As temperatures rapidly rise, the Arctic Circle is facing ground thawing causing infrastructure failures.
Following a Russian diesel spill, President Vladimir Putin ordered a state of emergency on June 3, criticizing a Norilsk Nickel subsidiary for the disaster sending a tremendous amount of the fuel into a Siberian River. That said, investigators have since determined that climate change may be to blame for the catastrophe.
Temperatures above the Arctic Circle have been rising at twice the global average rate.
The rapidly rising temperatures above the Arctic Circle have been causing ground to thaw where permafrost had previously existed. This suddenly thawing ground which used to remain permanently frozen is taking its toll on infrastructure and may have played a central role in the Russian diesel spill.
As a result of failing infrastructure, more than 20,000 tons of diesel fuel – approximately 150,000 barrels – spilled into the Siberian river on May 29, 2020. This is only one of the latest signs of the impact of a rapidly warming planet. Moreover, scientists are warning that this situation above the Arctic Circle will only worsen.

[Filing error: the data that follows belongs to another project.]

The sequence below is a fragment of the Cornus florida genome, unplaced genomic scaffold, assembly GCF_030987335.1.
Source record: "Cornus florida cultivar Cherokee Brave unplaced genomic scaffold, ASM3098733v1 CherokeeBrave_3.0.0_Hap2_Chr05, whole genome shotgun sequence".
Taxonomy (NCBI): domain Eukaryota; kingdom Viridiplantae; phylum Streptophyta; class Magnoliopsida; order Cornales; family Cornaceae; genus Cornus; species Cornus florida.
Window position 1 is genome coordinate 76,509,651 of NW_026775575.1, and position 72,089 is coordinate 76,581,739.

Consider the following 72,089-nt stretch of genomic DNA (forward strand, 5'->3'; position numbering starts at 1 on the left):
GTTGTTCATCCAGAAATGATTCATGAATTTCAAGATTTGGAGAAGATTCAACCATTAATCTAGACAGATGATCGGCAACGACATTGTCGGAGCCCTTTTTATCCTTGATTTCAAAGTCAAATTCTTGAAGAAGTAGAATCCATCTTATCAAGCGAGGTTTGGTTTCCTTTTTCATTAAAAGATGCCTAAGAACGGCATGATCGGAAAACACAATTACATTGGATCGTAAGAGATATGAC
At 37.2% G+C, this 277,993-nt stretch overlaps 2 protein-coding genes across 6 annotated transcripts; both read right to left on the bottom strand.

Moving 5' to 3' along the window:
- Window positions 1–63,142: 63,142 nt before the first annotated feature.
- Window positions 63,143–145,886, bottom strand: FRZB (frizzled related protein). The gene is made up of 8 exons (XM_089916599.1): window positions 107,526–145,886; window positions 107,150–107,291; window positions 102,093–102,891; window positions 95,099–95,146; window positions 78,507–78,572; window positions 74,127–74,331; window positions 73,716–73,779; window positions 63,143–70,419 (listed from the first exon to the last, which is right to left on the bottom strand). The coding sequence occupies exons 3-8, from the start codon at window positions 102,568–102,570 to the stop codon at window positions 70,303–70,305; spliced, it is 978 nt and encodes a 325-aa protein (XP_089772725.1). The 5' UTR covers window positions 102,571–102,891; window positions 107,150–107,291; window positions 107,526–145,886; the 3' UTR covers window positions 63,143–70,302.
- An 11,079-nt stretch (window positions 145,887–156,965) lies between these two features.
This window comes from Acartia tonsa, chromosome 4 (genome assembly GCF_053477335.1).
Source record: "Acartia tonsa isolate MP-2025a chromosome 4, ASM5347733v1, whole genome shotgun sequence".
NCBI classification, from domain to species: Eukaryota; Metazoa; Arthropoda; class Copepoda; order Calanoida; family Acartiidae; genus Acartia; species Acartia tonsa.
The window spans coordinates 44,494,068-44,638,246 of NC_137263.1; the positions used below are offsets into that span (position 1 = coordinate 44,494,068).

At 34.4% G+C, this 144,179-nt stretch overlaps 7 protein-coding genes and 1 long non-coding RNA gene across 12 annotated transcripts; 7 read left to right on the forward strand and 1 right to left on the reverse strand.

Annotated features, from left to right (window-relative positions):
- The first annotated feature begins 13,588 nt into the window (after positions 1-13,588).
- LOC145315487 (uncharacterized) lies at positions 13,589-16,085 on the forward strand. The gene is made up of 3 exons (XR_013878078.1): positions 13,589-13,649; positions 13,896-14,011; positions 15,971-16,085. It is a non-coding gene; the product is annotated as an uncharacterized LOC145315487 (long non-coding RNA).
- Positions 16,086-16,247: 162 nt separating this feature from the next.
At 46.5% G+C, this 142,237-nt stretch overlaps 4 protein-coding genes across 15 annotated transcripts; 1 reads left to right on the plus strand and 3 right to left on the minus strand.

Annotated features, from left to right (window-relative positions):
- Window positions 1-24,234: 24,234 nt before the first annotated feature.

The Russian diesel spill is likely to be only one of many disasters from thawing permafrost.
“Entire cities and roads were built on permafrost,” said Alfred Wegener Institute permafrost research unit head Guido Grosse in Potsdam, Germany. “When permafrost thaws, the ice deep in the ground that has been there for thousands of years melts, and you lose stability. That has an impact on infrastructure.”
This issue isn’t isolated to Russia. Other northern nations also see their permafrost infrastructure threatened by climate change. Alaska, northern Canada, and Siberia have some of the largest amounts of infrastructure built on permafrost. This frozen ground is thawing when it used to remain frozen year-round. The result is cracking and other damage to roads, buildings and other structures.
Approximately half of Russia, the largest country in the world, is covered in permafrost. When the Soviet Union existed, scientists there developed strategies for refreezing the ground in order to preserve structural stability. However, that technology is far behind the strategies in place in North America, where preparations are being made to avoid situations like the Russian diesel spill. North American strategies plan not for a temporary thaw of permafrost, but for a future in which permafrost does not exist.